And then, he came back to Houston, just this year, seemingly aware that he was coming full circle. He was no longer the young gun seeking mentorship from fading legends like Biggio and Bagwell. The roles were reversed.

Now forty years old, he slumped to career lows in almost every major category at the plate, his once-godlike defensive skills eroded to the point where Astros manager A.J. Hinch chose to use him most as a designated hitter. He’d stolen as many as 42 bases in his prime; this year he stole none. His home run totals were less than half of what they had been even last year. You were hoping against hope that there was one last October bomb in Beltran’s bat, but there were no postseason heroics this time around—in part-time duty, he only managed three hits in twenty at-bats. As a player, he was done.

But as a presence, he was absolutely vital. Beltrán had been all season long, through the ups and downs of a typical major-league season and the literal storms that ravaged both his temporary hometown and his homeland.

“Regal” was the word you heard to describe his clubhouse presence, and the elder statesman of the Astros is one lion who found the exact right spot to spend his winter. Beltrán was finally in a position to impart wisdom to young Astros like Carlos Correa, a fellow Puerto Rican who grew up venerating him. Perhaps he even gave his teammates the same advice he’d once gotten from Puerto Rican golf legend Chi Chi Rodriguez:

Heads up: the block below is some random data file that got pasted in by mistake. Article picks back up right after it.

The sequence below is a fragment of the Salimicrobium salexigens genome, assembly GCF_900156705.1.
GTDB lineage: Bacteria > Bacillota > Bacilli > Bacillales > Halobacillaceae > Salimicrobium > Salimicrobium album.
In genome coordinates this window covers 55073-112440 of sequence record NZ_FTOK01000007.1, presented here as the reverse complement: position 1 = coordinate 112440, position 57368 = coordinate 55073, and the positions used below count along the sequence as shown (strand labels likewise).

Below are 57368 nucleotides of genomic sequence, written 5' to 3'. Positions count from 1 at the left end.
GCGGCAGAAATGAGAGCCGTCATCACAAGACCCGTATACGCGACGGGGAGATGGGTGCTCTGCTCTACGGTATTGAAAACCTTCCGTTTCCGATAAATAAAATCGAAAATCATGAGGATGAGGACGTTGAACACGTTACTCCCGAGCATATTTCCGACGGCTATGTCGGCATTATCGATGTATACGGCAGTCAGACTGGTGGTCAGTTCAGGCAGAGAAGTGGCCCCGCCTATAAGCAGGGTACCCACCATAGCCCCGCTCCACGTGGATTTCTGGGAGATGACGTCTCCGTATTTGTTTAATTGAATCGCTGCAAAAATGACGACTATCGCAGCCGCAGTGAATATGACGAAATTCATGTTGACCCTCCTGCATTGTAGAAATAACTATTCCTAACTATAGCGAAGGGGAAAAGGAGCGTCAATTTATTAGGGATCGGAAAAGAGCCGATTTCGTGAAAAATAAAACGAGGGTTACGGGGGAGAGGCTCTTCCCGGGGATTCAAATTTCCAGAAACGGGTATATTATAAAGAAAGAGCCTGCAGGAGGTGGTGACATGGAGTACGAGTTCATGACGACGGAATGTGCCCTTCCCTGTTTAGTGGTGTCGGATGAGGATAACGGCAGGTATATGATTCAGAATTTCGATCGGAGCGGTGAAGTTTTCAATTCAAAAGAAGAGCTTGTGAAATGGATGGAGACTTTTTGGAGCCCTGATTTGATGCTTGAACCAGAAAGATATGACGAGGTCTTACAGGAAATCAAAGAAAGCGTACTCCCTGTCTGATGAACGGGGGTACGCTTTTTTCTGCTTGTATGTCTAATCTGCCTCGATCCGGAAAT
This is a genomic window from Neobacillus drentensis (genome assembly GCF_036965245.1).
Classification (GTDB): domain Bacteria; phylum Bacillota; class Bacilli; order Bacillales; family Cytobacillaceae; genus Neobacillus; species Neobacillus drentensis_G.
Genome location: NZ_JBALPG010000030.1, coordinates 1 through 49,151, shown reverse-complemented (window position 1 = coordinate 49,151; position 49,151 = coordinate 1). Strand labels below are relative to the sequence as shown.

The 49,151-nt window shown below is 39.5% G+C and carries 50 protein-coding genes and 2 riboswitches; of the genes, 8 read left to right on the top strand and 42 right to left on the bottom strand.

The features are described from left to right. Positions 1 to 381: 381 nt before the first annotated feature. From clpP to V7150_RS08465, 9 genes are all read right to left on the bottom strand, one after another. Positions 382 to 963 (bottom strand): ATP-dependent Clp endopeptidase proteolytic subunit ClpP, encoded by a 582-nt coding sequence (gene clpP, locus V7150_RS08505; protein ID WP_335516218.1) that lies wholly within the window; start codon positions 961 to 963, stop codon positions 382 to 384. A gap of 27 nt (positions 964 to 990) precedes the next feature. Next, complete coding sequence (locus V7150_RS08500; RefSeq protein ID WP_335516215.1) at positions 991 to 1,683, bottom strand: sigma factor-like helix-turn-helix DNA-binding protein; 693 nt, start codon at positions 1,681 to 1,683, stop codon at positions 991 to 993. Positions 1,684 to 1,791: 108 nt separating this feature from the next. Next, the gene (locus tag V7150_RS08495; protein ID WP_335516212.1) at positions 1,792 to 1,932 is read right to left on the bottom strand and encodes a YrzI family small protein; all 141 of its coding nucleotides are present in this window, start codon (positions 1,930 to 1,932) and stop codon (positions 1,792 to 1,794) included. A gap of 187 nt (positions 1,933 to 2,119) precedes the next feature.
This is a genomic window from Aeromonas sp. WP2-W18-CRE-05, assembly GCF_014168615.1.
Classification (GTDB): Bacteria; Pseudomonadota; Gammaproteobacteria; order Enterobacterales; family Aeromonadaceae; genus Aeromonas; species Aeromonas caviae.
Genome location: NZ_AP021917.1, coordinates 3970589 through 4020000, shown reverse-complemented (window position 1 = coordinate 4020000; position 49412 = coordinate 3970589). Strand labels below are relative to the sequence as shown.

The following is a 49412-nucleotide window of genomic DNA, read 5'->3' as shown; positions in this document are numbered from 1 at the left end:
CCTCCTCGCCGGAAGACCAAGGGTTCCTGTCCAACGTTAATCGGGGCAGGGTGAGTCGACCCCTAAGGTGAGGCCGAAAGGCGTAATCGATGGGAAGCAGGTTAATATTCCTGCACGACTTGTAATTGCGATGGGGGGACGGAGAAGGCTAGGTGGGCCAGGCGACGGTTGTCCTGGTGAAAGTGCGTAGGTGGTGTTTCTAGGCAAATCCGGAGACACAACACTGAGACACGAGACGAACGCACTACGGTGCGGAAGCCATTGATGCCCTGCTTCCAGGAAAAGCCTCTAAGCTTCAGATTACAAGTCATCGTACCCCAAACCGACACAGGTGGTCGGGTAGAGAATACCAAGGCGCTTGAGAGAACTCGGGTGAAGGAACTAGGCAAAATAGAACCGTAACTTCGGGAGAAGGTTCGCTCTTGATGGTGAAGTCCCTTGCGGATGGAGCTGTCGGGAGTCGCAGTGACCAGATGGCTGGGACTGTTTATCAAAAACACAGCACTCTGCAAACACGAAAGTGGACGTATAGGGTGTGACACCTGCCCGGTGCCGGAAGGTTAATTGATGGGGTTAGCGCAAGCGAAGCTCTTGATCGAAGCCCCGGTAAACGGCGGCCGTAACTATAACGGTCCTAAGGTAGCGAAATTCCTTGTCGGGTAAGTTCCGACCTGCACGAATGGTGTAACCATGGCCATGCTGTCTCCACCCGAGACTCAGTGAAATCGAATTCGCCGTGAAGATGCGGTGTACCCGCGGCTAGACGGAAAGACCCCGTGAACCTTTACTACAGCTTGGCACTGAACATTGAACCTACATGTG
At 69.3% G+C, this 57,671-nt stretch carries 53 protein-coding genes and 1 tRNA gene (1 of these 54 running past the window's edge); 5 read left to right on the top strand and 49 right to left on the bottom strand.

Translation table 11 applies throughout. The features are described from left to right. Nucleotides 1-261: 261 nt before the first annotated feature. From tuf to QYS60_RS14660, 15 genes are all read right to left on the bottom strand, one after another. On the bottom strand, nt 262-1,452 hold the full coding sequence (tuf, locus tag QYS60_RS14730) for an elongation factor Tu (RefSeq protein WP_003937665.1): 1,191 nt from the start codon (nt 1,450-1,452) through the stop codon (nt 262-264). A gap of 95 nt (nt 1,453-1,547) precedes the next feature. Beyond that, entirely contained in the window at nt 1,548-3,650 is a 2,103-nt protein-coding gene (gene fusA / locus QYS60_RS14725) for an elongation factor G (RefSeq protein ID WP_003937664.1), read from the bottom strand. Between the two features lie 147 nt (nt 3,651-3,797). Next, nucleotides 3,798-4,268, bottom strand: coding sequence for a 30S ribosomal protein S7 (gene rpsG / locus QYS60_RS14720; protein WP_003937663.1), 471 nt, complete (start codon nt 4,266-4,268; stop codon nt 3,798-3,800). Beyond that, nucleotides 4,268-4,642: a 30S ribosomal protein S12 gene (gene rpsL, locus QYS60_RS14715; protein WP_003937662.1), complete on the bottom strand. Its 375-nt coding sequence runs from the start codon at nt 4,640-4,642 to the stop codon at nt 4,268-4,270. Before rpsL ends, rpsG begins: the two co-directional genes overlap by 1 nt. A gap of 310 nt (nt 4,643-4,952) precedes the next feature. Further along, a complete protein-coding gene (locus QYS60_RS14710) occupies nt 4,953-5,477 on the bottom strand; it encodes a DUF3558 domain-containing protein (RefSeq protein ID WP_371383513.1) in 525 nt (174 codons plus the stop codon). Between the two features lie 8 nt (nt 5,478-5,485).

“Carlos,” he said, “what do you want to accomplish in life?”

I said, “I want to be successful, Chi Chi … successful at the game of baseball.”

And he said to me, “Oh, that’s super simple.”

I was confused. Simple? Was this a joke?

So I said to him, “If it’s so simple, why don’t you see more successful baseball players? Why can you only count the very best in the league on only two hands?”

He put his hand on my shoulder.

“To be successful in life, Carlos, you have to surround yourself with successful people. You can’t be afraid to ask questions to those people that you look up to.”